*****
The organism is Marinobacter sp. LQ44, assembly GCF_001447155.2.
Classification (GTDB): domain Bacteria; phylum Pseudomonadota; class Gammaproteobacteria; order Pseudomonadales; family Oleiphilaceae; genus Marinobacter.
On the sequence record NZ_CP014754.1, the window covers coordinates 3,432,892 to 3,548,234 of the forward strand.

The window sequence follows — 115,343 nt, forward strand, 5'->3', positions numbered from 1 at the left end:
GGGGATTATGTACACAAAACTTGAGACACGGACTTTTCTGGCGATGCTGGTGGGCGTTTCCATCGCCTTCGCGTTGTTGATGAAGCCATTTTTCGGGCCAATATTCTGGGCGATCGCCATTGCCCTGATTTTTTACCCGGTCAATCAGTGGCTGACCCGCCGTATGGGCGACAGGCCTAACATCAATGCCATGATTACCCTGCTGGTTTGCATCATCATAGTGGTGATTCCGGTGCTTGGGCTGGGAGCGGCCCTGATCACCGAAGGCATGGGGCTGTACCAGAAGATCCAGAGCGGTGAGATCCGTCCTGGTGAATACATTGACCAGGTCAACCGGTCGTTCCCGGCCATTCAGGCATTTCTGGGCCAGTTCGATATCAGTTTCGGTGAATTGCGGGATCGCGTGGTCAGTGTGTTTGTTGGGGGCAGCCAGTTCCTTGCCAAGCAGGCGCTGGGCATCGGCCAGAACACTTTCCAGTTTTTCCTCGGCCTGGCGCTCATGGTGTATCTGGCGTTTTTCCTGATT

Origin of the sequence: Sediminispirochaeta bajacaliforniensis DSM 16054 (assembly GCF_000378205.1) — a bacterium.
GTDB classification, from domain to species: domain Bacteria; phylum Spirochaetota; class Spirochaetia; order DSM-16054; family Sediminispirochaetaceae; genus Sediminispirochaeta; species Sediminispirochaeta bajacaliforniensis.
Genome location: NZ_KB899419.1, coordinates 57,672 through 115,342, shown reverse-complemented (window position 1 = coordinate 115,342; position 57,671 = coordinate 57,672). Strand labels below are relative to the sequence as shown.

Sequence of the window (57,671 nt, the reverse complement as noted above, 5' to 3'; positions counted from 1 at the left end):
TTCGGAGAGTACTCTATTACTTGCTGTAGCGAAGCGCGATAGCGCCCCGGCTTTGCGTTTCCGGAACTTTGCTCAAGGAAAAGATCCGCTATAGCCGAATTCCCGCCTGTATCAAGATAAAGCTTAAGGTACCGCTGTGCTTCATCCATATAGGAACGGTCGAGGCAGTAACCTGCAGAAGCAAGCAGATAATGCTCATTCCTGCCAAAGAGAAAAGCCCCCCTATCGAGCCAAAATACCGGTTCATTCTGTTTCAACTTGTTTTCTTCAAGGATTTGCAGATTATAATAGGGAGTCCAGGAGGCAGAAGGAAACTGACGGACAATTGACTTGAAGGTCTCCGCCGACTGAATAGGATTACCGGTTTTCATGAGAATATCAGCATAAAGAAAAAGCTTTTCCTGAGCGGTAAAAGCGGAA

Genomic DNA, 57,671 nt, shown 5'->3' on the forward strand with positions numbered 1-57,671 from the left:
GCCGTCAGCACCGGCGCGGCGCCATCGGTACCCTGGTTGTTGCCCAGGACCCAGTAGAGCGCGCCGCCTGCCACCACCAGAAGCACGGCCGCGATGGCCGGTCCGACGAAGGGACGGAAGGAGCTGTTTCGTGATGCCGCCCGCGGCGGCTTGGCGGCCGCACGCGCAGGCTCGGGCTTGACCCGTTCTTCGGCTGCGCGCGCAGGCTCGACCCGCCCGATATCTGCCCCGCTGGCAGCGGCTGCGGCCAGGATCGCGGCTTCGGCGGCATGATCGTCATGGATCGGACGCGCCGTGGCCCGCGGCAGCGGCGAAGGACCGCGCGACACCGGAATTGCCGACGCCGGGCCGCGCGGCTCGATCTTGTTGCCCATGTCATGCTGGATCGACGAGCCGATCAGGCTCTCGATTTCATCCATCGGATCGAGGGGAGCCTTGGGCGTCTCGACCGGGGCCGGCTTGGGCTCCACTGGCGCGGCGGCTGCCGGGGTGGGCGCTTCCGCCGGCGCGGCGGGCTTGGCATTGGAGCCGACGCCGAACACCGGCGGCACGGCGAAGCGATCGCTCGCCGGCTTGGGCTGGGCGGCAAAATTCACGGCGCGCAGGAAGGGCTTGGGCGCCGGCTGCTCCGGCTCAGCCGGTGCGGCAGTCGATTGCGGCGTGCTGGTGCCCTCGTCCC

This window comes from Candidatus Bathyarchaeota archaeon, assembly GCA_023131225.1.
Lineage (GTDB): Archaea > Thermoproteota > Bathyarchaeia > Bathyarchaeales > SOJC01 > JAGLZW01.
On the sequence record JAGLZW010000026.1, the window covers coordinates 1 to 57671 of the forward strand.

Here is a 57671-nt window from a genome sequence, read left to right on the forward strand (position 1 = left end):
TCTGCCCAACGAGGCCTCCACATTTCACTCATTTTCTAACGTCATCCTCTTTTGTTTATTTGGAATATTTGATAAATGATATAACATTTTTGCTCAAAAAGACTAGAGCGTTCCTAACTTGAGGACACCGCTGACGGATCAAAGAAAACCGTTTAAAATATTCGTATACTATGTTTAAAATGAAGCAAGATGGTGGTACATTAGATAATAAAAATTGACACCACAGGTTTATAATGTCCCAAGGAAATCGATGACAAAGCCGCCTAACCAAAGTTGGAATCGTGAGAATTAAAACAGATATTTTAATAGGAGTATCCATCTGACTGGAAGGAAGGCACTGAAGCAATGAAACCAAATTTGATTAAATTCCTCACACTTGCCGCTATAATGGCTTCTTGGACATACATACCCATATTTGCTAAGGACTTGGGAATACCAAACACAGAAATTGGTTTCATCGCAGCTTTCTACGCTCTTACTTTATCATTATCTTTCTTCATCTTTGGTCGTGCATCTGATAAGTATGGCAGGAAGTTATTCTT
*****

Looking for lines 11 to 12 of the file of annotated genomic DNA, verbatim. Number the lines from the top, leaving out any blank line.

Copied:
Genomic DNA, 57,671 nt, shown 5'->3' on the forward strand with positions numbered 1-57,671 from the left:
GCCGTCAGCACCGGCGCGGCGCCATCGGTACCCTGGTTGTTGCCCAGGACCCAGTAGAGCGCGCCGCCTGCCACCACCAGAAGCACGGCCGCGATGGCCGGTCCGACGAAGGGACGGAAGGAGCTGTTTCGTGATGCCGCCCGCGGCGGCTTGGCGGCCGCACGCGCAGGCTCGGGCTTGACCCGTTCTTCGGCTGCGCGCGCAGGCTCGACCCGCCCGATATCTGCCCCGCTGGCAGCGGCTGCGGCCAGGATCGCGGCTTCGGCGGCATGATCGTCATGGATCGGACGCGCCGTGGCCCGCGGCAGCGGCGAAGGACCGCGCGACACCGGAATTGCCGACGCCGGGCCGCGCGGCTCGATCTTGTTGCCCATGTCATGCTGGATCGACGAGCCGATCAGGCTCTCGATTTCATCCATCGGATCGAGGGGAGCCTTGGGCGTCTCGACCGGGGCCGGCTTGGGCTCCACTGGCGCGGCGGCTGCCGGGGTGGGCGCTTCCGCCGGCGCGGCGGGCTTGGCATTGGAGCCGACGCCGAACACCGGCGGCACGGCGAAGCGATCGCTCGCCGGCTTGGGCTGGGCGGCAAAATTCACGGCGCGCAGGAAGGGCTTGGGCGCCGGCTGCTCCGGCTCAGCCGGTGCGGCAGTCGATTGCGGCGTGCTGGTGCCCTCGTCCC